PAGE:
7 Simple Ways to Help Our Oceans

Today is World Ocean Day! The big, beautiful Blue covers 70% of the Earth's surface and contains 97% of all of Earth's water! It's a massive, and important resource that's filled with life and gives life to us all!

Unfortunately, our oceans are in trouble. If we continue on the same trajectory we're on now, by the year 2050 there will be more plastics in our oceans than fish (source). The number of dead zones in our oceans is growing, due to pollution from plastics and other garbage, oil, chemicals, pesticides and other pollutants.

Saving the ocean may seem like a daunting task, so we've compiled a list of 7 simple things that anyone can do to make a difference!

1. Bring reusable water bottles and coffee cups with you. 

By refilling your reusable water bottles and coffee cups, you will save hundreds of single-use plastic bottle, cups, and lids from ending up in the ocean, like in the Great Pacific Garbage Patch.

In general, trying to avoid as many single-use plastic items as possible will make a positive impact! Look for reusable or biodegradable alternatives instead.

2. Buy less unnecessary plastic packaging in the store. 

While grocery shopping, try paying attention to the packaging of the items you're buying. You may start noticing a lot of it seems to have unnecessary plastic, like an orange, or a cucumber wrapped completely in plastic! 

If you are able, buy the items without the unnecessary plastic packaging instead. It's not our fault that the company packaged it that way, but we can send a message with our purchasing habits. 

Another tip to cut out plastic while grocery shopping is to shop in the bulk section when you can!

3. Eat sustainable seafood.

There may not always be "more fish in the sea". 85% of the world's fish stocks are over-exploited or at full-capacity. Support sustainable fishing by only buying sustainable seafood at the supermarket or at a restaurant. The Monterey Bay Aquarium has a handy sustainable seafood guide available for download. 

4. Inflate your car tires.

Okay, this one seems a little out there, but I promise it connects. Did you know that under-inflated car tires waste more gas than properly inflated tires? The U.S. Department of Energy estimates that under-inflated tires waste about 1.2 billion gallons of gas per year in the U.S.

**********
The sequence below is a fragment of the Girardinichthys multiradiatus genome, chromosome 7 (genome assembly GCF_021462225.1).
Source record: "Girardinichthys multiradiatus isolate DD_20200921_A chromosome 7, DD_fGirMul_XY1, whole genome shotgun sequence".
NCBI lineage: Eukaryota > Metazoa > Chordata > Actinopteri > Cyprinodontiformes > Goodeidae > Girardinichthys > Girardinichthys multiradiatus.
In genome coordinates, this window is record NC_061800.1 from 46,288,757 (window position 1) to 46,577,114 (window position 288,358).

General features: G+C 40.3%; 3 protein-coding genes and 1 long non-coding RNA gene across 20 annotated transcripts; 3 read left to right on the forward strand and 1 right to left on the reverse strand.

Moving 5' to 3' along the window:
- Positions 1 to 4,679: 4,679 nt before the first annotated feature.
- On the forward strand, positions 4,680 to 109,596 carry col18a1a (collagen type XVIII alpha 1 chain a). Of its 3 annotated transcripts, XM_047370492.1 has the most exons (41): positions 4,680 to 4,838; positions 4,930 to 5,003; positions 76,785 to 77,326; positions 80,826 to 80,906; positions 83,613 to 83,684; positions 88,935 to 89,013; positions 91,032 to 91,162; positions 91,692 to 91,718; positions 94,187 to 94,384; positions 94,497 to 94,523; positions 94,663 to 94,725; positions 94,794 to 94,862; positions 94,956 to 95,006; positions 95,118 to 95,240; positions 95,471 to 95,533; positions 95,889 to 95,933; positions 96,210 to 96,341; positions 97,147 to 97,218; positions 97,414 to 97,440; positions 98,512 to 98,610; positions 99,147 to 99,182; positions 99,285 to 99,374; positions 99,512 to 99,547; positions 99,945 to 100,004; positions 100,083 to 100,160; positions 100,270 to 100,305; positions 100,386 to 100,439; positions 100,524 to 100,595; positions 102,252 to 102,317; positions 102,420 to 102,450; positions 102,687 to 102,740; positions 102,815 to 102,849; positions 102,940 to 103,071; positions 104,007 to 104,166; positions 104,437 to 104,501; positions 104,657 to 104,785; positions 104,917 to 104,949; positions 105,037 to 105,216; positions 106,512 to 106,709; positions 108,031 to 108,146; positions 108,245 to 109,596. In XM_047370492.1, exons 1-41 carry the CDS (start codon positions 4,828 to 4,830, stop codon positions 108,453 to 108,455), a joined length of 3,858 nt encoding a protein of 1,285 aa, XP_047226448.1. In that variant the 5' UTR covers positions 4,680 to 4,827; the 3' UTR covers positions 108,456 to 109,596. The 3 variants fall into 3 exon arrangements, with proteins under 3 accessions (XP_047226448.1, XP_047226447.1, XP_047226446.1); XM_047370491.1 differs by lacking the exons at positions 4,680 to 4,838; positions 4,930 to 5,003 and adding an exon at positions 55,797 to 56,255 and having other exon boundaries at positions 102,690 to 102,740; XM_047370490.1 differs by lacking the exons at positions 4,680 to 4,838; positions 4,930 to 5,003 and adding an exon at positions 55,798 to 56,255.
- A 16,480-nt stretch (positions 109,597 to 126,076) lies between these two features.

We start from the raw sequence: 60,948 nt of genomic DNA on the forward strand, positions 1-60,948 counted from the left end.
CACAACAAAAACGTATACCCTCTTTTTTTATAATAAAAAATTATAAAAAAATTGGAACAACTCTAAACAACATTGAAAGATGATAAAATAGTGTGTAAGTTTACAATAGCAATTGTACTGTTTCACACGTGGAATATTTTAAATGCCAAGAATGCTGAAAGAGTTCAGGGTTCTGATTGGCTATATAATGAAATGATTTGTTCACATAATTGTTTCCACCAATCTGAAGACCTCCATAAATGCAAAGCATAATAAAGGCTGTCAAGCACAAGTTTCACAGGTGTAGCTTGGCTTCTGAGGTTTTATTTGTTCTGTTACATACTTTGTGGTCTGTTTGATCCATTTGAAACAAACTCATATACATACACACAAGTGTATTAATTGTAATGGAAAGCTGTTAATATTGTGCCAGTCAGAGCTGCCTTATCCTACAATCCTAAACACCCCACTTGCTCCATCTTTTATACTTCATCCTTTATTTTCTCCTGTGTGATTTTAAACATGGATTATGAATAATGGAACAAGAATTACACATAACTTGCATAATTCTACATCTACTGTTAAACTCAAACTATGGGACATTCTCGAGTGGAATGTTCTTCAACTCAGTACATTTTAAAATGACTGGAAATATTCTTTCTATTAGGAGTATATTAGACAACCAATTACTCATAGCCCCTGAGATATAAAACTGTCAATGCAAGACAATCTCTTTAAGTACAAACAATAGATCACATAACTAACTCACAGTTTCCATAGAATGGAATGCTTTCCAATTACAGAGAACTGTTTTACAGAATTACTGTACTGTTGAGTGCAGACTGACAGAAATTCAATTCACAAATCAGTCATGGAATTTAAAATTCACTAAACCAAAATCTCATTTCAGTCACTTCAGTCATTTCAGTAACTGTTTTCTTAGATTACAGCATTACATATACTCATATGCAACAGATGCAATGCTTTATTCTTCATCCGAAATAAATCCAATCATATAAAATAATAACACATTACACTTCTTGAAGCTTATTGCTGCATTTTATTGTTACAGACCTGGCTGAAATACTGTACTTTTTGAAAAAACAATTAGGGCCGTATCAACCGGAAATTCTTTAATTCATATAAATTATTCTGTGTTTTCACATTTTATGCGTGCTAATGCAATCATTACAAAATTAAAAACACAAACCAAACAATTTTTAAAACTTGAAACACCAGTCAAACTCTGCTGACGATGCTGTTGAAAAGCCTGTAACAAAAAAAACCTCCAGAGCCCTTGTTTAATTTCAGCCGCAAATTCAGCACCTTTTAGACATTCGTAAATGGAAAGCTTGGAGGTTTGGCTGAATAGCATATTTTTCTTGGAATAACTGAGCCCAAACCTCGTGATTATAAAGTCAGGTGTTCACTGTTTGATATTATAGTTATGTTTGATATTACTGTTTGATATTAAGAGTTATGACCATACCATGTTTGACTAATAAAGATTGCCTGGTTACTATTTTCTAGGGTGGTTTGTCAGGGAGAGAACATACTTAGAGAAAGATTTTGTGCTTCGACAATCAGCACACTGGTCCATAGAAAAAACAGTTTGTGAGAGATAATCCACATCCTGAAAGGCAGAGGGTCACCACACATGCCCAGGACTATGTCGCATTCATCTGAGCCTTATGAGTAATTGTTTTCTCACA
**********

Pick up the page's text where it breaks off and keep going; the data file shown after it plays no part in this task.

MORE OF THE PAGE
Cutting back on fossil-fuel consumption helps to reduce the effects of climate change and ocean acidification, which alters marine chemistry and affects marine wildlife on a global scale. By making sure your tires are properly inflated, you're reducing your carbon footprint in general, helping to lessen the effects of climate change, little-by-little. I mean, we did say simple, didn't we?

5. Conserve water.

Any of the water you use in your home is later sent to a sewage treatment plant which removes pollutants before sending the water back out into larger bodies of water. Issues arise, however, when we use too much water. The treatment plants can become overwhelmed by excess water, which allows pollutants to make their way into our oceans, rivers, streams, etc. 

Do your part by taking shorter showers, turning the water off while brushing your teeth, etc. 

6. Avoid ocean-harming products.

Avoid personal care products which contain ocean-harming ingredients, such as cosmetics containing shark squalene, or sunscreen containing oxybenzone, which negatively impacts coral reefs. In addition, avoid purchasing jewelry or souvenir items made from coral, sea turtle shell, conch or nautilus shells. These products support unsustainable fishing practices and threaten marine species and ecosystems. 

7. Donate your dollars, or your time.

Lastly, donate to marine conservation organizations, if you can. Or, donate your time to participate in a cleanup, if you live near the coast. A list of such organizations can be found here. 

Please remember that even small changes will eventually add up to huge results!

Happy World Ocean Day! 


Amy Rawlings

Rice Love